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  We were a class that took all of this to heart.
The next year we:
Raised chickens and a duck
Learned chess and did living chess in the school yard
Made bread dough dragons with almond toenails
Made Illuminated Initials in Gold for our Desks ( art teacher)
Learned to make herbal wreaths and tea
Took more flute lessons
Learned to mordant wool, ( get dye colors as they did back then)
We took rudimentary fencing lessons
We had a feast using authentic recipes. BEST? Sorrel soup, and Turkey haunches)
Learned to use an abacus
Listened to a town crier
Made a replica of the First Shakespeare library
Grew flowers as Anne Hathaway did
Borrowed an 8o pound beaded dress for our “faux” queen for our own festival
Learned the language of flowers in the old times
Understood who could wear what colors in olden times and why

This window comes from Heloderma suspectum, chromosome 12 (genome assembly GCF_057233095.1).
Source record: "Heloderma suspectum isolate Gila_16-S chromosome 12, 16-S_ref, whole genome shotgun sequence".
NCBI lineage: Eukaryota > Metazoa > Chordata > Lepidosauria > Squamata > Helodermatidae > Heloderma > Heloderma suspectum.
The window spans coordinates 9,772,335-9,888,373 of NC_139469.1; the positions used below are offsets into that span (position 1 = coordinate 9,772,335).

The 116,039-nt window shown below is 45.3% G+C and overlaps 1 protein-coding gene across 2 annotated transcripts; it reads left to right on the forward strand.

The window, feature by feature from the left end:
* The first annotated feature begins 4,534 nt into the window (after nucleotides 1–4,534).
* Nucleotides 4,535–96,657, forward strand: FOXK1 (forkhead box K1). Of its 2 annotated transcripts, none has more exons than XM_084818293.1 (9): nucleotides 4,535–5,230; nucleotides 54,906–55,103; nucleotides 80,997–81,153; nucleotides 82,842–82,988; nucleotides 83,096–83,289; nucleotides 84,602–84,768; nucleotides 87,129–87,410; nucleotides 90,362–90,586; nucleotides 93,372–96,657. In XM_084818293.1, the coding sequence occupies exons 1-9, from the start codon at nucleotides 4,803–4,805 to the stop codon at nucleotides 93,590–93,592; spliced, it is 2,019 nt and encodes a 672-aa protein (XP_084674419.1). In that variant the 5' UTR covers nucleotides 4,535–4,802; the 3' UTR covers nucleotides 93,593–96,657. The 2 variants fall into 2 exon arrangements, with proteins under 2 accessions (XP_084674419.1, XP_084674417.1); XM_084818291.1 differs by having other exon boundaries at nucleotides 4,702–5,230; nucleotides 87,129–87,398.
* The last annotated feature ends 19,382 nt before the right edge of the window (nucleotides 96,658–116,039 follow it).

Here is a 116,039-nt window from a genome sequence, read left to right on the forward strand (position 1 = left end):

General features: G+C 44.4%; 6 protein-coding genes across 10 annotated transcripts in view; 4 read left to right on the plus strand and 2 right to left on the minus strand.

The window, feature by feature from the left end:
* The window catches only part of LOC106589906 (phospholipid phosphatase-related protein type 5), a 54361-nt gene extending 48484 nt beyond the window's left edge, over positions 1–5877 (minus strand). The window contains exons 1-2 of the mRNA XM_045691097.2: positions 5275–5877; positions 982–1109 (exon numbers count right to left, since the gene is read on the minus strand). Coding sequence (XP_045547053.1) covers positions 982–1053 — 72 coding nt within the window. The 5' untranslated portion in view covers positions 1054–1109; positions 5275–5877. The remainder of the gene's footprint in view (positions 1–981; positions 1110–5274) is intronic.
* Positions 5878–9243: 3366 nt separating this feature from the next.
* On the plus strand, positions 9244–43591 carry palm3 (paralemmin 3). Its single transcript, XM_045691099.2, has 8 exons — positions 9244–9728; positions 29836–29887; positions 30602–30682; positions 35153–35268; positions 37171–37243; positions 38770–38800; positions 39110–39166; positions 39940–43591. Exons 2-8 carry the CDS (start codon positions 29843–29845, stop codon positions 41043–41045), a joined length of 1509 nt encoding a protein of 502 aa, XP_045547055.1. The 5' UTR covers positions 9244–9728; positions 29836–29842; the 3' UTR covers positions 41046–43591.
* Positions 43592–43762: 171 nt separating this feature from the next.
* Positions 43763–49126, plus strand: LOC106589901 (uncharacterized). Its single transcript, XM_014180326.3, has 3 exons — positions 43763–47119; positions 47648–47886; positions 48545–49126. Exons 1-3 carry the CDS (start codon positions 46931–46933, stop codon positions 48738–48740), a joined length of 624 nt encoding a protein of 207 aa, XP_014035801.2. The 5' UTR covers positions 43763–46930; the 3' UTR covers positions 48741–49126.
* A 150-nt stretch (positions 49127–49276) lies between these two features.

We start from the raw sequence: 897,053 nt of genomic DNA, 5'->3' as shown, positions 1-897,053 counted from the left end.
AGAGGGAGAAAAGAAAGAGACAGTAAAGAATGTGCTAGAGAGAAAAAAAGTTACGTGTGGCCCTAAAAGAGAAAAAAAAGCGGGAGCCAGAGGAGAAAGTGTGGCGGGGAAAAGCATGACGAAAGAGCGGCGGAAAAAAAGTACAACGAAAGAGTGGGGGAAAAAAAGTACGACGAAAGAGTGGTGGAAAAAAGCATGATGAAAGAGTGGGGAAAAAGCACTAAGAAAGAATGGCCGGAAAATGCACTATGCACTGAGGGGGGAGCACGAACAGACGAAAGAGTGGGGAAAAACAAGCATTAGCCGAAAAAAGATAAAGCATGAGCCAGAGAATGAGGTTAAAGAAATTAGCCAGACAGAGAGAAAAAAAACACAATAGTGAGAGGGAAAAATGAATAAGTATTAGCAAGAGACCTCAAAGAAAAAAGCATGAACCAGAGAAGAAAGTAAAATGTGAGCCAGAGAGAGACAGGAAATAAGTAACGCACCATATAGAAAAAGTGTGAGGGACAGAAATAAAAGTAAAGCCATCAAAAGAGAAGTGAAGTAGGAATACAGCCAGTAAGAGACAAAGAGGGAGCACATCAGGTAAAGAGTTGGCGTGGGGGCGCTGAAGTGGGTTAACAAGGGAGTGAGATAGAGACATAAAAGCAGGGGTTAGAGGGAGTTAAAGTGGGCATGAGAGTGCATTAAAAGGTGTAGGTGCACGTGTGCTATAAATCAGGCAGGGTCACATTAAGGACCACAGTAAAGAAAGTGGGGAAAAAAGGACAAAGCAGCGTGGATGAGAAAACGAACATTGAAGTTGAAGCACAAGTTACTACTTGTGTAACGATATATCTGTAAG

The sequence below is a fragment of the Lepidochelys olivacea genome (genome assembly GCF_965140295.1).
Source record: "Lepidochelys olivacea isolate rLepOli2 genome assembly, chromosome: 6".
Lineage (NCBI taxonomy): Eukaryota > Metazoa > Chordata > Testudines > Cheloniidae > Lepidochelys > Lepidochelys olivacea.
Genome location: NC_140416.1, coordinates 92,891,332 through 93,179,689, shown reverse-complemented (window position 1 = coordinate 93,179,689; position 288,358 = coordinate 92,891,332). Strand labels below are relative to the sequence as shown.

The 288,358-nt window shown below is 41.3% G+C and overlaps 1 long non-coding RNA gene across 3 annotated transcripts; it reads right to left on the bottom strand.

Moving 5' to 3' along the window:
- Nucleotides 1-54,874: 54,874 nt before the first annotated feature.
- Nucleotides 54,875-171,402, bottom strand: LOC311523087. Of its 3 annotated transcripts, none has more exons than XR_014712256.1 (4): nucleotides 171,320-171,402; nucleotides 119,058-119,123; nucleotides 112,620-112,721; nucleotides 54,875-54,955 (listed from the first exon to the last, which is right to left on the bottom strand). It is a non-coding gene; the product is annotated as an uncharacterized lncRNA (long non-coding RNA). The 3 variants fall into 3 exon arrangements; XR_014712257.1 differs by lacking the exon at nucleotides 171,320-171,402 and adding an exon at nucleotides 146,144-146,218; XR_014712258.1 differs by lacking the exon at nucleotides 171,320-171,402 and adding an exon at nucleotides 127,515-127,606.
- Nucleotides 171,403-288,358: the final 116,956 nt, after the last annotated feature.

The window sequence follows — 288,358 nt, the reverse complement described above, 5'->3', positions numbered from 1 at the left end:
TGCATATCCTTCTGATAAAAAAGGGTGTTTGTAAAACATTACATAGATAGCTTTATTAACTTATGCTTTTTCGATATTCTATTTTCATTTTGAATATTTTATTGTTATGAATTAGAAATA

Made a stained glass project.
Most of all, we learned more Shakespeare plays.
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And
The meaning of parsley, sage, rosemary and thyme, Scarboroh Fair
The herbs parsley, sage, rosemary and thyme, recurring in the second line of each stanza, make up for a key motive in the song. Although meaningless to most people today, these herbs spoke to the imagination of medieval people as much as red roses do to us today. Without any connotation necessary, they symbolize virtues the singer wishes his true love and himself to have, in order to make it possible for her to come back again.